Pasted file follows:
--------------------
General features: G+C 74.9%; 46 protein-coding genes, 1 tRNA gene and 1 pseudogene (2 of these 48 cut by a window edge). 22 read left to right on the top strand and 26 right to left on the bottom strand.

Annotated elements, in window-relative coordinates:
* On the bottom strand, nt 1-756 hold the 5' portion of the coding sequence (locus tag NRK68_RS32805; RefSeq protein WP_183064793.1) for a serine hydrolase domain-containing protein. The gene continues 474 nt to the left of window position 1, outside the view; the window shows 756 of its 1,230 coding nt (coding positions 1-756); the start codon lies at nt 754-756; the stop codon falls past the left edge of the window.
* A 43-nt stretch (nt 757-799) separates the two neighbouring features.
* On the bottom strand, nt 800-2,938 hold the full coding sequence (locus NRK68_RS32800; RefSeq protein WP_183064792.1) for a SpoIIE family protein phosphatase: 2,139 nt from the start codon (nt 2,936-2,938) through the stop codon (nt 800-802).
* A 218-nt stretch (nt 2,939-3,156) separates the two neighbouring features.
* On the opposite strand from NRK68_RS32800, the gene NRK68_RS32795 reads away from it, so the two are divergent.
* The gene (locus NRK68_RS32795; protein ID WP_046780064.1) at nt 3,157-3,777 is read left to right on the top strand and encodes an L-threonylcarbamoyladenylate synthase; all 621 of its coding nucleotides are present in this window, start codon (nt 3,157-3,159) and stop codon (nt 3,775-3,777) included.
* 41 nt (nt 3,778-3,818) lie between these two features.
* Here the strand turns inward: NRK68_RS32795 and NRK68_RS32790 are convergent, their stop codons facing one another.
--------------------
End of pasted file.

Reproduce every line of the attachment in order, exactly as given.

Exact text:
General features: G+C 74.9%; 46 protein-coding genes, 1 tRNA gene and 1 pseudogene (2 of these 48 cut by a window edge). 22 read left to right on the top strand and 26 right to left on the bottom strand.

Annotated elements, in window-relative coordinates:
* On the bottom strand, nt 1-756 hold the 5' portion of the coding sequence (locus tag NRK68_RS32805; RefSeq protein WP_183064793.1) for a serine hydrolase domain-containing protein. The gene continues 474 nt to the left of window position 1, outside the view; the window shows 756 of its 1,230 coding nt (coding positions 1-756); the start codon lies at nt 754-756; the stop codon falls past the left edge of the window.
* A 43-nt stretch (nt 757-799) separates the two neighbouring features.
* On the bottom strand, nt 800-2,938 hold the full coding sequence (locus NRK68_RS32800; RefSeq protein WP_183064792.1) for a SpoIIE family protein phosphatase: 2,139 nt from the start codon (nt 2,936-2,938) through the stop codon (nt 800-802).
* A 218-nt stretch (nt 2,939-3,156) separates the two neighbouring features.
* On the opposite strand from NRK68_RS32800, the gene NRK68_RS32795 reads away from it, so the two are divergent.
* The gene (locus NRK68_RS32795; protein ID WP_046780064.1) at nt 3,157-3,777 is read left to right on the top strand and encodes an L-threonylcarbamoyladenylate synthase; all 621 of its coding nucleotides are present in this window, start codon (nt 3,157-3,159) and stop codon (nt 3,775-3,777) included.
* 41 nt (nt 3,778-3,818) lie between these two features.
* Here the strand turns inward: NRK68_RS32795 and NRK68_RS32790 are convergent, their stop codons facing one another.